respectful of protocol and polite at all times. Do not talk throughout the hearing and ensure your mobile phones are switched off. If you arrive early introduce yourself to the Council staff who are organising the hearing.

**Because of COVID19 and advances in technology, it may be that hearings are held online. You are welcome to use recorded hearings (such as the ones referred to in the Hearings Information folder) if you are unable to get to a hearing. It is better experience for you to attend in person but you can elect the format in which you attend/watch a hearing.


Provide a brief overview of the issue/s that is/are the subject of the hearing and agencies and people involved. If possible, provide a location map of the site of the application.

Analysis of the Hearing:

1. Describe the physical surroundings and the people involved; note anything that catches your eye; identify who the various people are and what are their roles (e.g. councillors, committee secretary and other council staff, applicants or submitters, legal counsel, expert witnesses etc.); note any unusual characteristics (e.g. age, gender, ethnicity), and any interactions, communication, body language etc.; make what interpretations you can.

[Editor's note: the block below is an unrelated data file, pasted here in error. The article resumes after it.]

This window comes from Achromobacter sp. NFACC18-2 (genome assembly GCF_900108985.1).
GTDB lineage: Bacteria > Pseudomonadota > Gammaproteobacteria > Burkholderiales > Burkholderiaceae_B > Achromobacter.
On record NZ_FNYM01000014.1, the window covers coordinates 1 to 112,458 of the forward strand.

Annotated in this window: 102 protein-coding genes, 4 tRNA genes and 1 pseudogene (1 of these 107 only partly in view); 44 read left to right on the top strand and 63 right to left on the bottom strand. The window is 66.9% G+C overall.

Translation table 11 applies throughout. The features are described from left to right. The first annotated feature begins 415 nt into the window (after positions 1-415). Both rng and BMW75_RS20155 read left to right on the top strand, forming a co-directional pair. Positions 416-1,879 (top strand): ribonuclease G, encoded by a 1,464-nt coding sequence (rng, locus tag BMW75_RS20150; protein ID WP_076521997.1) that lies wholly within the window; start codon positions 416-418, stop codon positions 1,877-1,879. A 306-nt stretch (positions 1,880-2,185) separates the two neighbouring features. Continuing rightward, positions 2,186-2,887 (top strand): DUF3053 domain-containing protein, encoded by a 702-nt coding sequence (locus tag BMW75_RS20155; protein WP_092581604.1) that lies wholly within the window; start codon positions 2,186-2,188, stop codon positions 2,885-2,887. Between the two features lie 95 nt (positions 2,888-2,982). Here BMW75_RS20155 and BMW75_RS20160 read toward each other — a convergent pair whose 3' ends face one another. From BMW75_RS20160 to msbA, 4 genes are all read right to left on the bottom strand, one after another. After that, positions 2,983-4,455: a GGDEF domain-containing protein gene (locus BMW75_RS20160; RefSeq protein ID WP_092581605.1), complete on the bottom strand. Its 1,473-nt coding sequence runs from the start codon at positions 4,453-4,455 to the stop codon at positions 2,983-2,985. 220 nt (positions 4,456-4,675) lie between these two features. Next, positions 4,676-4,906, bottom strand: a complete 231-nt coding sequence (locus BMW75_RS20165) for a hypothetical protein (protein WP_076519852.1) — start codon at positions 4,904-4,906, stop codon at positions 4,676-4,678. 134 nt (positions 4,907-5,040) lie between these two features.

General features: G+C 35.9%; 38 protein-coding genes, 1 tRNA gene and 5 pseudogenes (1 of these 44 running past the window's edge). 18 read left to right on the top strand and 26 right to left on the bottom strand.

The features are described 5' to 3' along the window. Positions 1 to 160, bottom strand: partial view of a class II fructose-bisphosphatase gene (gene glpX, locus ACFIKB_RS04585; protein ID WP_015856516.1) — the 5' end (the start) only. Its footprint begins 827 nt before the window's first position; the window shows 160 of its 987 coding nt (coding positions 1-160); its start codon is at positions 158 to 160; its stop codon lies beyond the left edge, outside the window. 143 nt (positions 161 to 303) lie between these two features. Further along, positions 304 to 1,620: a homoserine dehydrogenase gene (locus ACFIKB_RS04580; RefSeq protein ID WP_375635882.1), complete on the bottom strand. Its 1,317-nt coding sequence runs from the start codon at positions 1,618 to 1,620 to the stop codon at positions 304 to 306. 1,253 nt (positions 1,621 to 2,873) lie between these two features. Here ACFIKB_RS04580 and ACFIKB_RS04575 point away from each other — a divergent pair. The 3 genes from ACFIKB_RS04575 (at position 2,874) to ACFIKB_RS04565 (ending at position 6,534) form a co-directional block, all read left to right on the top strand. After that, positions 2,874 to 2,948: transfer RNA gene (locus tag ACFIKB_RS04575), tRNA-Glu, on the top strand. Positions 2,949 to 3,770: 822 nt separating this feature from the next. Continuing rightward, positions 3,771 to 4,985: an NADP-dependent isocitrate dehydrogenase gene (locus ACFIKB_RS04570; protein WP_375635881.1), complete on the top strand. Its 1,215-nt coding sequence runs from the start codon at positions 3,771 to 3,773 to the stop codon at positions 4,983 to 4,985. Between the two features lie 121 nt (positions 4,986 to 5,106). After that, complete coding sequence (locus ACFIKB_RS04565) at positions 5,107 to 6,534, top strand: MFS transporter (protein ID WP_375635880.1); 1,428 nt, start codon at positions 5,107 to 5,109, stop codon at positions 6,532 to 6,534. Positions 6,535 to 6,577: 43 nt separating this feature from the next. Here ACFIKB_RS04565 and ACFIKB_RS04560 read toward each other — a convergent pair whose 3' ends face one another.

2. Note the reactions of listeners to particular speakers and see if you can see any relationship between the kind of reaction and the characteristics of the speaker (e.g. age, sex, dress, level of expertise, level of confidence, authority, social status etc.). Critically consider aspects such as these and discuss them in the context of the process and substance of the hearing.

3. Draw a diagram of the venue, showing the main physical features and who is sitting where. Scan or photograph your drawing to include it in the word document, or create it in word as a smart art/figure. Alternatively, discuss the logistics of a Zoom hearing.

4. Describe your own reactions to the experience. (Remember that you, yourself, are an important source of information; chances are, the way you think and feel is the way an ordinary member of the public is likely to think or feel. You can use your own reactions and responses as an indicator of the situation and this can form an important part of your analysis.)

Most importantly, comment on what you see and hear in the light of what you have learned about the Resource Management Act.

5. Try and relate what you see and hear to what you learn in your lectures. For example, explain what type of process you have witnessed.

a) Was it a plan hearing or a resource consent application? If it is a resource consent hearing, what is the point of the resource consent and what type of resource consent is it?

b) What do you understand in terms of the zoning and the category of activity?

c) How is the process carried out and how are the decisions made?

d) What is the role of the Purpose and Principles of the RMA?

e) How did they affect the process you examined?

f) What have you discovered about environmental planning?

g) Is planning political?

h) Does power affect planning?